For the first time in my life, I saw a spark of sudden understanding in my father’s eyes. Although the rather liberal distribution of whiskey clouds his exact words, I can paraphrase his answer: “Interesting. I never thought games could do that.”. We were then propelled into a discussion about the nature of games and how valuable and unique they were as an entertainment medium. Games inspire curiosity, and curiosity is the most important motivating factor that drives someone to learn. My father finally understood the value I saw in games; I could see the realization in his eyes.
I have no doubt a psychologist could have a great day with this – here, after so many decades, I finally found myself gaining tacit approval and respect from my father for a hobby I loved but he had never understood . But that doesn’t matter. This was a special moment with my father on a special day, and after decades he finally understood more about me.
A few months later, I got a call from Dad, and he informed me, in his typical matter-of-fact tone, that he had been diagnosed with pancreatic cancer — a condition that had likely been developing for several months, including while we were sitting last Christmas together. A few months later, at the end of May 2021, he finally passed away.
Games have always been very special to me. I’ve never experienced anything as emotionally powerful as Planescape: Torment or Red Dead Redemption 2. I’ve been endlessly inspired by the artistic genius of INSIDE and Fez. I was transported to vibrant worlds by Baldur’s Gate, Disco Elysium and Half-Life.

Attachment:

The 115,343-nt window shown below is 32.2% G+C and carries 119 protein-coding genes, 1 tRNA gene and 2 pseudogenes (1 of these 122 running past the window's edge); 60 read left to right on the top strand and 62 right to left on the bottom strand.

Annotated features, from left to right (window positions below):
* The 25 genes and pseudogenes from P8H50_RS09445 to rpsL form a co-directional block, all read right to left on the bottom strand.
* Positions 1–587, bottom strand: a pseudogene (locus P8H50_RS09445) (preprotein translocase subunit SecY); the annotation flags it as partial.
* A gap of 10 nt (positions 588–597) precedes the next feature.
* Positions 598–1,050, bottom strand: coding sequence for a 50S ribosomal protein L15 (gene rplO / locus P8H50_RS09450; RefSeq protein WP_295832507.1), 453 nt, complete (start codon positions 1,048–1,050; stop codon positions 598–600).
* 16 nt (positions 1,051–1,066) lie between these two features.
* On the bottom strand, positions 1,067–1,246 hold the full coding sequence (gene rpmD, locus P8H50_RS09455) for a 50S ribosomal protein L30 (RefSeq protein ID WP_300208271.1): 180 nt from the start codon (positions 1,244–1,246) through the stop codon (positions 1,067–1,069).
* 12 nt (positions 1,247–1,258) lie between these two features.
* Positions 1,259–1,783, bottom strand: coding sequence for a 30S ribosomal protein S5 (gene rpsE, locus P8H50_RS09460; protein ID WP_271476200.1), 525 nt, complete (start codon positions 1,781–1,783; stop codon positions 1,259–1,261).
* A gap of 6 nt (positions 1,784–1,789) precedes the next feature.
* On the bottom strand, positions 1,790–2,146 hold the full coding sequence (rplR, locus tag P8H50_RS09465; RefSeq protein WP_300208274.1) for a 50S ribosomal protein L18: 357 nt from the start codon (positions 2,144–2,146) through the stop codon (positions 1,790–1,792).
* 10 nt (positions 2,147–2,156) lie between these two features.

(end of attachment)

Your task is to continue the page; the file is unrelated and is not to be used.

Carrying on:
At the very end, after so many years, my father finally understood something new about me. For so long, games seemed like a distraction from doing my homework or going outside and kicking a ball. But a simple connection between a history podcast and Total War had uncovered that bias and led to a deeper understanding that strengthened our bond in its final days. Nothing can heal the hole left by this loss, but nothing could be more special than connecting with someone you love through a personal passion.
At SUPERJUMP, I’m honored to be surrounded by writers who share this passion for this unique medium. I firmly believe that games have a power that no other medium can reproduce – the choices are yours, the consequences are yours, and the right game can leave a lasting impression that defines you as a person. Share your gaming experiences and encourage those around you to take the plunge if they haven’t already. The right game can change everything.